14. On the reusable bags: I have 4. And they always seem to be in the trunk of the car I am not in when I arrive at the grocery store.

    OTOH, I would happily pay 10c/bag if I could get the super-high-quality (and large) plastic bags I got last time I was in Europe. Man, those were awesome — we used them for dirty laundry, to pack lunches, to wrap liquids for the ride home, etc.)

  15. I have a couple of Thirty-One utility totes that have a rigid rim so they stand up & open on their own. These are perfect for groceries, and I try to keep them in my car. I had gotten really good at taking them to the store, but now that I have a dog again, I like to take in one good bag and get the rest bagged in plastic, which is then reused for doggy-duty.

    I have the same basic set-up for recycling as Louise. 2 rolling carts – one for trash and one for single-stream recycling. Trash pickup is every week but recycling only gets picked up every other week. My H was religious about always breaking down cardboard immediately and putting them in the bin, but I come from a family that never met a box it couldn’t reuse, and I have slipped right back into the habit of saving boxes from on-line purchases. It just seems so wasteful to me to destroy a perfectly good box, even if it is to be recycled. I believe in reducing waste first (when I can control it), then reuse what I can, then recycle.

  16. … To offset the greenhouse impact of one passenger’s round-trip flight between New York and London, you’d have to recycle roughly 40,000 plastic bottles, assuming you fly coach. If you sit in the front of the plane, it’s more like 100,000 bottles — and you have to make sure not to rinse any of them with hot water, because that little extra energy could more than cancel out any greenhouse benefit of your labors.
    I presume Al Gore and his fellow preachers are too busy to deal with all those bottles, so will they stay home? Or at least start flying coach?
    — John Tierney

    I figure if I skip one flight during my lifetime I’m good with getting new plastic bags each time I shop. One of our village trustees proposed a ban on plastic bags, and I was happy to be one of the residents vocally opposing it.

  17. it is a holiday here today, so we have a holiday garbage schedule this week. they will just pick up regular garbage once this week. They usually pick up our real garbage 2 days per week, and a third day is for recycling. We have paper one week, and the other week is everything else; my town refers to these items as commingled. We keep a bin in our kitchen next to the the regular trash pail, and I don’t find it difficult to save all of the items for recycling for a couple of weeks.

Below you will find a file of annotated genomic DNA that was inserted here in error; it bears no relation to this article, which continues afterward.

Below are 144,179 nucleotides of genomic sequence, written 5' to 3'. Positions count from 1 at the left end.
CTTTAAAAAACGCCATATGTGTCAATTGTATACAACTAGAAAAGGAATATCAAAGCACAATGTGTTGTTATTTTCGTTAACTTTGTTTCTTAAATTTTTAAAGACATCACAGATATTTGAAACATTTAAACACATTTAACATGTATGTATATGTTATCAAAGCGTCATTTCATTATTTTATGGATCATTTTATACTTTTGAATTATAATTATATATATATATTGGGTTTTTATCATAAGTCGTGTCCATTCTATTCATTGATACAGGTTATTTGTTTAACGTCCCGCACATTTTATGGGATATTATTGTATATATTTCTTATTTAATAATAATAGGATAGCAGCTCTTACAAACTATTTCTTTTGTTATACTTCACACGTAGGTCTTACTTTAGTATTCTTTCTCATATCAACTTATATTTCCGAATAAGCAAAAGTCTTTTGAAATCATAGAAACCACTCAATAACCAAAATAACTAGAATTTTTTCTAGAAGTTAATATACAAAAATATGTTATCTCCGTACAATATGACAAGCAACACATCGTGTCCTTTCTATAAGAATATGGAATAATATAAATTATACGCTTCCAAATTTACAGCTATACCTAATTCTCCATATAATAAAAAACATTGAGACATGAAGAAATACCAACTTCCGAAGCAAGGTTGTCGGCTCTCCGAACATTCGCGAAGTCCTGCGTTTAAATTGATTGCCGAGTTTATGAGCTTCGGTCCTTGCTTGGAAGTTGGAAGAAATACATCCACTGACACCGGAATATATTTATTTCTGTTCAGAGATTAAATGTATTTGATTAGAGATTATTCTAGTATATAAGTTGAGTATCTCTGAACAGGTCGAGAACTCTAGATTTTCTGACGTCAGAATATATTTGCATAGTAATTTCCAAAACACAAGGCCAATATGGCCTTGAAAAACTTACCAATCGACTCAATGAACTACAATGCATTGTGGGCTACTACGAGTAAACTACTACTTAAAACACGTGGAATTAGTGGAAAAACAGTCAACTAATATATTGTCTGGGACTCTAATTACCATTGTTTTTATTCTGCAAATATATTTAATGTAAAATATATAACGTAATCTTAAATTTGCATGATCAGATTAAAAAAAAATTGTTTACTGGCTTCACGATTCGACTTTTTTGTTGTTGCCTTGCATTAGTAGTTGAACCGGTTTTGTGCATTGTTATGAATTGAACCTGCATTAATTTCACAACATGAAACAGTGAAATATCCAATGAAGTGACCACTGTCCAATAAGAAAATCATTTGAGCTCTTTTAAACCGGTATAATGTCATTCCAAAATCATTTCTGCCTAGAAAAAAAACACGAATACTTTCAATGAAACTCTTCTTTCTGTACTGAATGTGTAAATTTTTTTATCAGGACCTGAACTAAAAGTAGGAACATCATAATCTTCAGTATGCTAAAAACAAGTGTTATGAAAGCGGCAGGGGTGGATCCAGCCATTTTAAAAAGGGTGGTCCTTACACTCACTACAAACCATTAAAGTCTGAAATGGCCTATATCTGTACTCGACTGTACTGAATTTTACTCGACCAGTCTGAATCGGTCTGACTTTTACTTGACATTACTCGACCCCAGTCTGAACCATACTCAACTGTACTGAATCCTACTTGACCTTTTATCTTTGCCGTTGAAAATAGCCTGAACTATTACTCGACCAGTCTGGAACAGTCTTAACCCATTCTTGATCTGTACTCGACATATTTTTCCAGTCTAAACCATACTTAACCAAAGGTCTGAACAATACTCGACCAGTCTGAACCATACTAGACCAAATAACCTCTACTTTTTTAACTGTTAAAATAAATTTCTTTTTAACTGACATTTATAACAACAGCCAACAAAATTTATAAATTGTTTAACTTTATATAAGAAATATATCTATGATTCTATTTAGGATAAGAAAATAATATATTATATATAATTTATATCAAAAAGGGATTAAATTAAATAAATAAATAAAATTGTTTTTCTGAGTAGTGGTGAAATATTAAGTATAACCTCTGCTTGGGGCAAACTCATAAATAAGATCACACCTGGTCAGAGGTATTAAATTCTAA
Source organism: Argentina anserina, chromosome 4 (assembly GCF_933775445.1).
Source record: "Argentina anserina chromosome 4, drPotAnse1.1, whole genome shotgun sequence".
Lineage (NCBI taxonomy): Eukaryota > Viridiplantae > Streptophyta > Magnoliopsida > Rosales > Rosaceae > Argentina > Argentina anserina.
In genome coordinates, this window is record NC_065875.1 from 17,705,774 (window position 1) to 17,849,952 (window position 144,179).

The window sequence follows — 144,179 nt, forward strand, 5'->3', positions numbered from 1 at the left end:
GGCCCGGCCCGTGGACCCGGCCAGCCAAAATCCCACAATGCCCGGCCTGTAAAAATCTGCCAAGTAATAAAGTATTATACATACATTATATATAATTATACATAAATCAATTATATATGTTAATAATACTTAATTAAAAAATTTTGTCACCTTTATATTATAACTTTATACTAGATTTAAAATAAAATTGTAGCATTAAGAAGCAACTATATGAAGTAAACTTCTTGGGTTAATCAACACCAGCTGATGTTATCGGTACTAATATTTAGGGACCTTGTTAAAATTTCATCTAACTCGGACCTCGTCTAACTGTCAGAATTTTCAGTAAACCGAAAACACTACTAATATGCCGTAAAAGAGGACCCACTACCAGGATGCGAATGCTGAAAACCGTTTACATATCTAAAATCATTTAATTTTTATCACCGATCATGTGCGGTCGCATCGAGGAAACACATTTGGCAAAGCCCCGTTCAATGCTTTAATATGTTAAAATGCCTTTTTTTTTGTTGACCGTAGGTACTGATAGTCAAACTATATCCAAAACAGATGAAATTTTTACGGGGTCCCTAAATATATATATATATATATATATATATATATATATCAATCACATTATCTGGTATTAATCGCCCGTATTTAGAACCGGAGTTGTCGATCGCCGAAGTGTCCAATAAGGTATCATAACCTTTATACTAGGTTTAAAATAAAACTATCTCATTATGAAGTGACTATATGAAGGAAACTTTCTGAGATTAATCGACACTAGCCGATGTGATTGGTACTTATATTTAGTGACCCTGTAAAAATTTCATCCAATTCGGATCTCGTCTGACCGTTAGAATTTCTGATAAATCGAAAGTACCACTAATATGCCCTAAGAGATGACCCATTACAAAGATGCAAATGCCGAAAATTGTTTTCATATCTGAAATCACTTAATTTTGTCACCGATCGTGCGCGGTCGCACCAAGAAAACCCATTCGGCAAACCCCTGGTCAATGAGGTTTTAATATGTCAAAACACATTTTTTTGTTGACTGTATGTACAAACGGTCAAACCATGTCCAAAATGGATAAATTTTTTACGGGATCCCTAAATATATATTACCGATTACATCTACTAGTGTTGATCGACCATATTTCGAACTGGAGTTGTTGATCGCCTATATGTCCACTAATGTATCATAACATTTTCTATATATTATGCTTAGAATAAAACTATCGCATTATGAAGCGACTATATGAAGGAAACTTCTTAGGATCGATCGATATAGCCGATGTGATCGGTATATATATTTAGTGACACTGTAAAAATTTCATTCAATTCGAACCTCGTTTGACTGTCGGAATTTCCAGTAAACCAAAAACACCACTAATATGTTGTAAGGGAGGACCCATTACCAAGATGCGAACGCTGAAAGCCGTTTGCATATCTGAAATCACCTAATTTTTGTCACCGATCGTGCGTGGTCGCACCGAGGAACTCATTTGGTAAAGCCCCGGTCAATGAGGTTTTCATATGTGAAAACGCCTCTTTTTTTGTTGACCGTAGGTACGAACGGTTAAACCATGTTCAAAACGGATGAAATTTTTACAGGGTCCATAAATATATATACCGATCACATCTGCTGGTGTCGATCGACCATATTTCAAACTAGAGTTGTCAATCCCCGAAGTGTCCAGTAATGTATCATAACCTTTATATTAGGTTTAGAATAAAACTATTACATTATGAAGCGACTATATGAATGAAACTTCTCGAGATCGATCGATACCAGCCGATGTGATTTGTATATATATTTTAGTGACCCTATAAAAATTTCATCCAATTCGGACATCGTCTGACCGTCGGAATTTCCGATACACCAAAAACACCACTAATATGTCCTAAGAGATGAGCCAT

Our elementary school eliminated most trips due to cost, but the second grades still go to the local recycling plant each year. It insures that every child knows about recycling, and it seems to work as I notice most kids know how to sort in school and home.

    I would miss plastic grocery bags because we do re use them, but I notice I did just make more of an effort to always grab a bag from my trunk when we visit CA. I did notice that all of my friends in northern and southern CA just buy plastic bags that they need for their homes. They all have dogs and kids, and they still use plastic bags.

    We spent some time in Toronto with our friends, and they have some serious trash rules. I know it might be better for the planet, but they do some serious garbage rules. I don’t think I could get used to composting in my home.

  18. We have the big blue bin and it gets picked up every week. I think we pay almost $2K per year for trash and recycling pick up as part of our taxes but not sure how much each is. We do recycle everything we can and try not to buy things with a ton of packaging (we probably do use our fair share of glass between our wine and Pellegrino habits.) We have recycling bins outside of our grocery stores where you can recycle your plastic and paper shopping bags which is great because I always forget those reusable bags.

    Did anyone read this?

  19. One benefit of having recycling be a “good” thing to do is that the markets for recycled goods are better. Companies are more aware of designing recycling capability into their processes. The father of one of my Eugene friends bought and sold recycled commodities back in the ’80’s and often the commodities wound up in the landfill because there was no market for them.

    We have the bag ban and I often end up paying $0.05 each for paper bags because the bags are in another vehicle or I don’t have enough bags for all the groceries I’m buying or I’m afraid the load will rip my reusable bags. (which were cheap or free) I am annoyed by the argument that each reusable bag saves hundreds of plastic bags, because it doesn’t count reusable bags that rip, are lost or the costs of (at least occasionally) washing them.

    Glass is separate where we are and the rest of recycling (other than motor oil) is commingled. We don’t generate all that much glass since many items (juice containers, peanut butter jars) that used to be glass are now plastic.

  20. “… To offset the greenhouse impact of one passenger’s round-trip flight between New York and London, you’d have to recycle roughly 40,000 plastic bottles, assuming you fly coach. If you sit in the front of the plane, it’s more like 100,000 bottles…”